There are many ways to foster internal collaboration to innovate. Siemens is one of the big global companies that puts lots of efforts into their innovation goals and they have lots of initiatives on open innovation, co-creation and co-ideation within the company itself. This article describes two of the tools the company is using successfully for such a goal: TechnoWeb, an online platform that can be used by all Siemens employees worldwide to share ideas and research trends; and an Open Co-Ideation competition that invites researchers from different departments to share their knowledge.

TechnoWeb and the Open Co-Ideation competition exemplify new approaches for the internal generation of ideas, some of them already turned into successful company products as the article shows. But more importantly, they are causing Siemens’ corporate culture to change. As Christoph Krois, responsible for innovation management at Siemens, explains:  “It’s no longer a case of my knowledge, your knowledge, or my precious secrets, because as we proved with this tools and processes, knowledge is the only thing that increases if you share it”.

You may check the original source at Co-ideation and Knowledge-Sharing culture in Siemens

This post is from www.co-society.com/co-ideation-employees-first-step-much-needed-mindset-culture-change/

What cultural barriers prevent these innovation practices from being developed more often in corporations?

 

Collaborative business modelsCollaborative cultureInnovationInnovative cultureOpen innovation

The Marketing Plan 3.0: Developing a network of professional contributors

The development of a network of professional contributors should entail the following steps:

  • Set innovation goals and metrics to track results. Considering all kinds of desired outputs, set innovation goals and objectives in accordance with the executive board and innovation advisors. Formulate specific, measurable and time-bounded objectives, and prioritize them to build the innovation system according to the real needs and guide the innovation efforts. Then, design a set of metrics to monitor the project’s results.
  • Draft a comprehensive list of the needed profiles encompassing researchers, idea generators, producers and experts in all fields, as long as innovation is to be carried out by groups including these four contributor profiles. Some of them may be Strategy consultants, IT consultants, environmental experts, without disregarding some professionals for content creation such as writers, graphic designers, photographers and audiovisual developers.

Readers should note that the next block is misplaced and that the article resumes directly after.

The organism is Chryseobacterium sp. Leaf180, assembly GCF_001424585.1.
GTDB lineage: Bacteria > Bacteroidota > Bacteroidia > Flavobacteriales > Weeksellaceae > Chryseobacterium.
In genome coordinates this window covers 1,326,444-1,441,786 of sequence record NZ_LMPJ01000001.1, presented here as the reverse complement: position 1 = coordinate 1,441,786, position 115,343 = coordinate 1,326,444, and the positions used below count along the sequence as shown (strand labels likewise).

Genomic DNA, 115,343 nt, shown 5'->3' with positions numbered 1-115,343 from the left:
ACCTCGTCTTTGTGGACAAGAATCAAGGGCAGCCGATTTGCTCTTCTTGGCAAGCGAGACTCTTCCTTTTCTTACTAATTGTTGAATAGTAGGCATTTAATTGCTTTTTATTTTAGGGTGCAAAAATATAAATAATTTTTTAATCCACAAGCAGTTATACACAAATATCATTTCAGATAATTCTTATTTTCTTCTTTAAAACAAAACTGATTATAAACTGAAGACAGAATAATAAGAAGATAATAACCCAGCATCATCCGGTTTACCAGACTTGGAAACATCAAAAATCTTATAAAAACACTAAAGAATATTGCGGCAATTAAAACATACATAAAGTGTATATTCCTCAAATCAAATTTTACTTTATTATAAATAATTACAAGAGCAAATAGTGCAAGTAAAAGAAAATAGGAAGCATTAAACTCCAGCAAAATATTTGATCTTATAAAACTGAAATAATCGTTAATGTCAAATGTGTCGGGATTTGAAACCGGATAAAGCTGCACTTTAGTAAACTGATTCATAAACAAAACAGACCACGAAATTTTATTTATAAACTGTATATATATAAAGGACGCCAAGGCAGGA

• Research networks and identify potential contributors. Get to know them well to create a database including their skills, experience, education, achievements, professional interests, associated network, and personal remarks regarding their concerns, values and aspirations. Invite them to a business oriented presentation explaining the goals and operation of the Open Innovation System, also to sense their interest and vision.
  • Identify potential leaders. As the open innovation has to work as a decentralized system with many leaders, it is necessary to have one in each field of expertise at the very least. These should have collaborative mindsets and empowering leadership style to further engage other contributors. Further, there should be some key influencers and destination executives championing the open innovation development to involve new contributors.
  • Market contribution as an opportunity to showcase their skills, connect with like-minded professionals, build reputation within their professional community, get rewards according to their contribution, achieve visible results that may bring them more professional credit, etc. Collaborate with professional associations to search for contributors and to market open innovation contribution as a professional opportunity.
  • Design reward system. Research on the market fees for each type of contributor to have a comprehensive fee list considering field of expertise, experience, achievements, proven skills, and other relevant variables. As long as innovation challenges are to be driven by collaboration among contributors, there has to be a way to assess the value of each contribution, as the final result may be a mix of ideas coming from different innovators.
  • Organize a kick-off workshop and open challenge to showcase how the system works. Pose an easy challenge in which most contributors are likely to be rewarded. An initial success story is crucial to motivate contributors in engaging further. Listen to their opinions, reviews and suggestions for improvement. Thank them for their feedback and let them know how useful it has been to streamline the system.

Beyond these initial steps, there are other key success factors that should not be disregarded:

  • Building a culture of trust, innovation and collaboration